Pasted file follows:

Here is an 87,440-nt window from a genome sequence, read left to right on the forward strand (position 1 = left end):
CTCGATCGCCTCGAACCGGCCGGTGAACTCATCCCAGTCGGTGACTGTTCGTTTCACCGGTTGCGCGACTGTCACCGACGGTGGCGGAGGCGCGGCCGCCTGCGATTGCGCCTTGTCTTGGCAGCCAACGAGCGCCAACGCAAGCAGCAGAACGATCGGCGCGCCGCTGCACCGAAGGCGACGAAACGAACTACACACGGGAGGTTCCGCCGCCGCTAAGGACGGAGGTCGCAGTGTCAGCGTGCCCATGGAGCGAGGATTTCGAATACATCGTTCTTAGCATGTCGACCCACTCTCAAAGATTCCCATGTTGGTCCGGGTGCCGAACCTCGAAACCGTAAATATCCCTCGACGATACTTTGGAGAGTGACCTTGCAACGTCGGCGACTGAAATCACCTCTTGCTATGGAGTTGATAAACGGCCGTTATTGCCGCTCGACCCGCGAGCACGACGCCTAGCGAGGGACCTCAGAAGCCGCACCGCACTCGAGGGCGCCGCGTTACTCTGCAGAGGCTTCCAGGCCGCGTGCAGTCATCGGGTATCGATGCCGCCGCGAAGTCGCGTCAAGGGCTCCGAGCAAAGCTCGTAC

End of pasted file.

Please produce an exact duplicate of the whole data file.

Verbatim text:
Here is an 87,440-nt window from a genome sequence, read left to right on the forward strand (position 1 = left end):
CTCGATCGCCTCGAACCGGCCGGTGAACTCATCCCAGTCGGTGACTGTTCGTTTCACCGGTTGCGCGACTGTCACCGACGGTGGCGGAGGCGCGGCCGCCTGCGATTGCGCCTTGTCTTGGCAGCCAACGAGCGCCAACGCAAGCAGCAGAACGATCGGCGCGCCGCTGCACCGAAGGCGACGAAACGAACTACACACGGGAGGTTCCGCCGCCGCTAAGGACGGAGGTCGCAGTGTCAGCGTGCCCATGGAGCGAGGATTTCGAATACATCGTTCTTAGCATGTCGACCCACTCTCAAAGATTCCCATGTTGGTCCGGGTGCCGAACCTCGAAACCGTAAATATCCCTCGACGATACTTTGGAGAGTGACCTTGCAACGTCGGCGACTGAAATCACCTCTTGCTATGGAGTTGATAAACGGCCGTTATTGCCGCTCGACCCGCGAGCACGACGCCTAGCGAGGGACCTCAGAAGCCGCACCGCACTCGAGGGCGCCGCGTTACTCTGCAGAGGCTTCCAGGCCGCGTGCAGTCATCGGGTATCGATGCCGCCGCGAAGTCGCGTCAAGGGCTCCGAGCAAAGCTCGTAC